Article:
Prisons and philanthropy 1790–92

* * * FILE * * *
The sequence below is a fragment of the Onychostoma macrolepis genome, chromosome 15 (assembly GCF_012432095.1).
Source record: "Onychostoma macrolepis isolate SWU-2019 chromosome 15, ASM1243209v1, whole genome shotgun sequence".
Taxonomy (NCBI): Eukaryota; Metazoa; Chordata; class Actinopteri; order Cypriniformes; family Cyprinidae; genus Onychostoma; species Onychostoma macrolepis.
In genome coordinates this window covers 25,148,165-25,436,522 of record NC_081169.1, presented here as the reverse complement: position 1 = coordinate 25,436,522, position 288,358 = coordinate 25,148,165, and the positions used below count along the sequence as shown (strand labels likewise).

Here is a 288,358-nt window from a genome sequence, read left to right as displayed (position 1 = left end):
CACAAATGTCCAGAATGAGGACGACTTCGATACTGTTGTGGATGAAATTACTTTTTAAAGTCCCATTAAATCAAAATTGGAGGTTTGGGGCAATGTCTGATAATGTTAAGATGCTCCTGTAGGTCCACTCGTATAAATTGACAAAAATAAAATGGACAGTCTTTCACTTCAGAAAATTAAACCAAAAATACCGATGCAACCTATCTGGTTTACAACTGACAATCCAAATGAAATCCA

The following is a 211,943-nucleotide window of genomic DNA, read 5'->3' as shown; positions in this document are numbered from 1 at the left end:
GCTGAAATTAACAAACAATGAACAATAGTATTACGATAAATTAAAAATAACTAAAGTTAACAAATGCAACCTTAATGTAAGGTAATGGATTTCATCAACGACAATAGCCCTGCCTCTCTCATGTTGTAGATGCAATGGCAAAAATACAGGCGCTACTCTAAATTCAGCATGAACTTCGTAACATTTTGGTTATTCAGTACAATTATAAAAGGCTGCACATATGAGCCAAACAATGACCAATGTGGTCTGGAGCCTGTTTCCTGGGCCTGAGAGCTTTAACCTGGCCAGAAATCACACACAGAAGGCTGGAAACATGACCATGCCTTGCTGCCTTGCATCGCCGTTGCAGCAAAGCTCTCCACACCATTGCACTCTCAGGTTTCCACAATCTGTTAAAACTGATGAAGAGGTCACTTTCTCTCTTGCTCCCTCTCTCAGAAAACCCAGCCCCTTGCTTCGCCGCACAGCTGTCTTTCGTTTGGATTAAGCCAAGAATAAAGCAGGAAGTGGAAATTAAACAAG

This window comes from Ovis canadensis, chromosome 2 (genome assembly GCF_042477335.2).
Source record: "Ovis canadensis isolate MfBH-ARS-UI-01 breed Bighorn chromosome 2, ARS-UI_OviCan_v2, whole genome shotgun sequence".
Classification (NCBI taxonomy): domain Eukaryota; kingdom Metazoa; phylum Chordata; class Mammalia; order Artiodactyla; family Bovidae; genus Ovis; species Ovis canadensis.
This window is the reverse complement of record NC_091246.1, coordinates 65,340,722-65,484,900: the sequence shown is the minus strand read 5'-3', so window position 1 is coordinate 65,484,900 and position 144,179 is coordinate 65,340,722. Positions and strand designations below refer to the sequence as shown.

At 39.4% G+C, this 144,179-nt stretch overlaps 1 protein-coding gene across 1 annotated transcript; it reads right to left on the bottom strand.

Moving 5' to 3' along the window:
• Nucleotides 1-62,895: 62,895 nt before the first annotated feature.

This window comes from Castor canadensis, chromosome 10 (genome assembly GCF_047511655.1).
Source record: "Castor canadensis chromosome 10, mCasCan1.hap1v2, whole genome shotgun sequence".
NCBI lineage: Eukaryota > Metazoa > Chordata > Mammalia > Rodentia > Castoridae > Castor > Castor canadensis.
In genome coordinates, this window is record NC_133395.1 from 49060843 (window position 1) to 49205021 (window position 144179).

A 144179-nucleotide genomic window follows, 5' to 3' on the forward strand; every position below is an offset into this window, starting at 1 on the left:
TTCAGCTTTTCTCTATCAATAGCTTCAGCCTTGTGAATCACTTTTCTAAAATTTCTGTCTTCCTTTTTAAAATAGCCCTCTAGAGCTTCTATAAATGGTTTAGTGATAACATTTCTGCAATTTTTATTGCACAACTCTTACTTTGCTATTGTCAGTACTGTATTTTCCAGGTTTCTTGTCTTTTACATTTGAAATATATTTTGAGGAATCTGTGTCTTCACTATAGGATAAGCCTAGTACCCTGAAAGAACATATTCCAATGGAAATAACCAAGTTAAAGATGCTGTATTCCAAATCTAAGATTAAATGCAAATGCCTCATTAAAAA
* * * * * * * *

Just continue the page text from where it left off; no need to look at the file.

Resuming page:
Through many of Romney’s friendships and, more privately, in his art there runs the theme of a shared awareness of the misfortune of others. Amidst the swelling wealth of the age, a result of colonial expansion and world trade, there was a growing public awareness of social problems: one object of the Society of Artists’ exhibitions in the 1760s was ‘for the relief of distressed artists, their widows and children’. There are an estimated five hundred drawings in Romney’s series, many of which depict a ‘jumbled mass of wretched humanity’ looking towards their deliverer. They stress most powerfully the horror of Howard’s exposure of the treatment of half-naked, ill and dying prisoners. Thomas Paine himself was said to be safe only in four houses in London: William Sharp’s, Lord Edward Fitzgerald’s, Mary Wollstonecraft’s and Romney’s. Benjamin West, like Romney, experienced divided allegiances as an American who had entertained Paine but who had strong links with the royal family.